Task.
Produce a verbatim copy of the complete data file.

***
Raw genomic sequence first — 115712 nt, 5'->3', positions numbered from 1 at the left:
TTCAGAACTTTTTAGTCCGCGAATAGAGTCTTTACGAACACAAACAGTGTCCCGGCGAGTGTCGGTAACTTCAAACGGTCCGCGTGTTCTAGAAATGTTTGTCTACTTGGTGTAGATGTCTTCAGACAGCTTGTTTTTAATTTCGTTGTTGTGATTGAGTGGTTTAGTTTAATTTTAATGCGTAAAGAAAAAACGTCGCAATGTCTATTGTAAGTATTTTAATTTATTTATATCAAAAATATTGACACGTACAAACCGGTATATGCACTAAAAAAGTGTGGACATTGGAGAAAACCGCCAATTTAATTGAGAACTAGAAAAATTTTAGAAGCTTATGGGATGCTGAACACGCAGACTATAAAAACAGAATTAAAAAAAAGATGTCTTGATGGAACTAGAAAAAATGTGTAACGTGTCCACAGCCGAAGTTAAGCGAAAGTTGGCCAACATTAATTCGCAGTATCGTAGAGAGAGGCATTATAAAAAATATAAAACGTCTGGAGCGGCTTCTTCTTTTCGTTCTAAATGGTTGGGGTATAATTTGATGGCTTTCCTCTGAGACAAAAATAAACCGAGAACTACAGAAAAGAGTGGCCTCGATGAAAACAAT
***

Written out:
Raw genomic sequence first — 115712 nt, 5'->3', positions numbered from 1 at the left:
TTCAGAACTTTTTAGTCCGCGAATAGAGTCTTTACGAACACAAACAGTGTCCCGGCGAGTGTCGGTAACTTCAAACGGTCCGCGTGTTCTAGAAATGTTTGTCTACTTGGTGTAGATGTCTTCAGACAGCTTGTTTTTAATTTCGTTGTTGTGATTGAGTGGTTTAGTTTAATTTTAATGCGTAAAGAAAAAACGTCGCAATGTCTATTGTAAGTATTTTAATTTATTTATATCAAAAATATTGACACGTACAAACCGGTATATGCACTAAAAAAGTGTGGACATTGGAGAAAACCGCCAATTTAATTGAGAACTAGAAAAATTTTAGAAGCTTATGGGATGCTGAACACGCAGACTATAAAAACAGAATTAAAAAAAAGATGTCTTGATGGAACTAGAAAAAATGTGTAACGTGTCCACAGCCGAAGTTAAGCGAAAGTTGGCCAACATTAATTCGCAGTATCGTAGAGAGAGGCATTATAAAAAATATAAAACGTCTGGAGCGGCTTCTTCTTTTCGTTCTAAATGGTTGGGGTATAATTTGATGGCTTTCCTCTGAGACAAAAATAAACCGAGAACTACAGAAAAGAGTGGCCTCGATGAAAACAAT